J Crohns Colitis 2019 Sep;13(9):1158-1162
Inflammatory Bowel Disease Center, University of Chicago Medicine, Chicago, USA.
Background And Aims: Recurrence of Crohn's disease after surgical resection and primary anastomosis is an important clinical challenge. Previous studies have demonstrated the benefit of imidazole antibiotics, but have been limited by adverse events and medication intolerance. We evaluated whether administration of low-dose metronidazole [250 mg three times per day] for 3 months reduces endoscopic postoperative recurrence rates.
Methods: We performed a retrospective cohort study of patients with Crohn's disease who underwent ileal resection with a primary anastomosis and subsequently received care at our center. We compared the cases who received low-dose metronidazole for 3 months with control patients who did not receive this therapy. Data collected included demographics, risk factors for recurrence, and medications before and after surgery. The primary end point was the number of patients with ≥i2 [Rutgeerts] endoscopic recurrence by 12 months. Variables found to be predictive in univariate analysis at p < 0.10 were introduced in the Cox model for multivariate analysis.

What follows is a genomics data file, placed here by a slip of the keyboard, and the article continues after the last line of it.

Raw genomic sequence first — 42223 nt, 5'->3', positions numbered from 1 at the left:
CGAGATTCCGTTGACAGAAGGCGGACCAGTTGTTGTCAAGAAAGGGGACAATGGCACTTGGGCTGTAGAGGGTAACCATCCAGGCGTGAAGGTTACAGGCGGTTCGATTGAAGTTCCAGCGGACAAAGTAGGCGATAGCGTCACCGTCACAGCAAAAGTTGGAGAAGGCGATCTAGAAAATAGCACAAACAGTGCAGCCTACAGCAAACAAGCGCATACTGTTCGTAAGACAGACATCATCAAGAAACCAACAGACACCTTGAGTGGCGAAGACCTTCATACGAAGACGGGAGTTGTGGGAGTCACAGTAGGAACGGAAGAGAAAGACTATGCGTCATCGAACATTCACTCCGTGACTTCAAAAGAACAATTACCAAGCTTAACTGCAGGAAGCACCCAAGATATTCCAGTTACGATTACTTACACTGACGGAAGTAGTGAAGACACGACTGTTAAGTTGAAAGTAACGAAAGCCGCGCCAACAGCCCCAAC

Results: In all, 70 patients with Crohn's disease [35 cases and 35 controls] met inclusion criteria. Risk factors for Crohn's recurrence were similar between groups. The number of patients with ≥i2 endoscopic recurrence within 12 months following ileal resection was significantly lower in the metronidazole group [7 of 35 patients; 20%] compared with the number in the control group [19 of 35 patients; 54.3%] [p = 0.0058]. Eight participants [22.9%] in the metronidazole group experienced adverse events, and 3 of these patients [8.6%] discontinued the therapy.
Conclusion: Low-dose metronidazole reduces endoscopic recurrence of Crohn's disease postoperatively and is well tolerated. This intervention should be considered as a therapy option following ileocolonic resection.